Amid Straw Poll Nonsense, the GOP Presidential Race Roars to Life

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Jim Young / Reuters

A vendor sells buttons at the Iowa Straw Poll in Ames, Iowa on August 13, 2011.

Say what you will about the Iowa straw poll. (“Good-natured fraud,” says Walter Shapiro. “Not very predictive,” says Jon Stewart. “Overhyped, underwhelming,” says Michael Crowley.) But no one can deny that the event is consequential. Thanks to Iowa Republican chair Matt Strawn’s vote-buying carnival, more has happened in the past week to change the Republican presidential race than in the previous 10 weeks combined.

Tim Pawlenty is out. Rick Perry is in. Michele Bachmann raked her chips, while Mitt Romney showed his chops and went off script. Jon Huntsman looked more and more like Rudy Giuliani, while Sarah Palin proved once again that she is competing with Newt Gingrich for relevancy. Ron Paul continued to gain strength, though it remains unclear just how much he matters.

If you had been on vacation last week, you would have returned to a radically remade nomination field, one that should dispel all those preseason jitters that this would turn out to be a boring, pro forma cycle in which Republicans would go through the motions and quickly pick a winner. We’ve got action. We’ve got drama. We’ve got a hat rack of 10 gallon-size personalities, and one of them wears skirt suits and heels.

(PHOTOS: Michele Bachmann’s Life On and Off the Campaign Trail)

But to understand what happened, one must first meditate on the strange and mysterious powers of the straw poll. It’s more MacGuffin than Rosetta stone. Winning is not always the object, and losing is not always defeat. In 2008, Romney spent so much money on the thing that his dominating victory ended up predicating his doom. The fact that Mike Huckabee, operating with a Winnebago on a scorching blacktop, was able to come in second was the news of the day, setting the stage for his eventual victory in Iowa months later. Sam Brownback lost his raison d’être by getting edged out by Huckabee, and Tommy Thompson, who had started the campaign with a bad debate performance because he needed a bathroom break, rode his hog army into the sunset.

On Saturday the political universe was presented with, once again, an event that shouldn’t matter but does, and not always for the obvious reasons. For one thing, it forced all the candidates to go to Iowa, including Perry, who declared his campaign during the straw poll and spoke in Waterloo just 24 hours later. Romney, who officially passed on the vote, was forced out of his comfort zone when he was sabotaged by liberal activists at the Iowa state fair two days before the straw poll. He proved himself to be a far more able campaigner, but no more able to avoid the bane of all Romneys: the campaign gaffe.

The biggest change, of course, was the final decline and fall of Pawlenty. You could see it in his demeanor at the state fair on Friday. He was lackadaisical, predictable, bland. On the stump, he offered less of a story than a list of superlatives and policies, which is a sure sign of a candidate either without a plan or the will to enact one. The writing was on the wall. Big campaigns know the numbers walking into a straw poll. Pawlenty, who spent competitively, ended with less than half the votes of both Paul and Bachmann.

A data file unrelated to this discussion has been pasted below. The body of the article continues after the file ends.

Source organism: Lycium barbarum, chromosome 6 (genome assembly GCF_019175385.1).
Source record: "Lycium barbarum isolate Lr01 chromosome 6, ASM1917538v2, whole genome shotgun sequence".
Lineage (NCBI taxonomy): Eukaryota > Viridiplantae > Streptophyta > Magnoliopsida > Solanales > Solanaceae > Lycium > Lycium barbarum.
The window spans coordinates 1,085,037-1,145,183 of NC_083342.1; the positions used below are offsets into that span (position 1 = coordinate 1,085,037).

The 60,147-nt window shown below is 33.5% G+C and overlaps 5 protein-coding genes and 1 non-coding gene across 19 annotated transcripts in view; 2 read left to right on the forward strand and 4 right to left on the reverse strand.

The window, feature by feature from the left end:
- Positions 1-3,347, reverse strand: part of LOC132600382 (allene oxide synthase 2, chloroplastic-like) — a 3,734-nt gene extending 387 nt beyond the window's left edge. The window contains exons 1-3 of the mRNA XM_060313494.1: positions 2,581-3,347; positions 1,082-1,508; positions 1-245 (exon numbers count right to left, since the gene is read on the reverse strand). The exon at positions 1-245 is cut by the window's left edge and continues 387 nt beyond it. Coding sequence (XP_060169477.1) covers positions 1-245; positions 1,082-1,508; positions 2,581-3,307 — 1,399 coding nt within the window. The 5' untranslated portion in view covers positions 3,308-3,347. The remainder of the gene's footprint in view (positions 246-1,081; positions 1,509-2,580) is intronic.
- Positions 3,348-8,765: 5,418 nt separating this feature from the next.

(PHOTOS: Governor Rick Perry, Texan to the Core)

Perry’s entering the race was the other big move. Without the straw poll, chances are he would have done the reasonable thing and waited until school started to announce his intentions. But the vote buying in Ames forced his hand. “I come to South Carolina because I will not sit back and accept the path that America is on,” he said in his announcement speech, while the Ames folk gobbled barbecue. “Because a great country requires a better direction.” The South Carolina part was key. Perry was calling out his safe state. Bachmann may get Iowa, and Romney has claimed New Hampshire (unless Huntsman makes a move). But Perry could carry the former confederacy, which would mean a long, hard slog into June 2012.

Bachmann stuck around in Ames after the straw poll to do a victory lap on the Sunday shows. Rarely has there been a politician less intimidated by the D.C. press corps. One almost expected Meet the Press’s David Gregory to blurt out, “But that’s crazy talk!” as she bobbed and weaved her way through his gauntlet, no doubt winning thousands of new supporters along the way. “The people of this country would love to weigh in, and they would love to say, ‘Tim Geithner, Treasury Secretary, you’re wrong. Mr. President, you’re wrong,’ ” Bachmann said after Gregory prodded her to admit that her plan to not raise the debt ceiling made no sense.

As for the second-tier candidates, they remain just that. It’s hard to see how Herman Cain, Rick Santorum or Gingrich have any momentum at this point. They are now running to determine the size of their 2013 Fox News contract and next book deal. As for Palin, it’s hard to see any space left on the stage for her, even if she keeps driving her bus into camera scrums. Evangelicals and the Tea Party have their choice. Bachmann outperforms her. Perry has been a governor for 11 years, not three.

And all of this, miracle of miracles, happened in the dead of August, thanks to the straw poll, an event so effused in irrationality that it could only have been created by the American political system. Let no one ever say that nonsense is bad for democracy.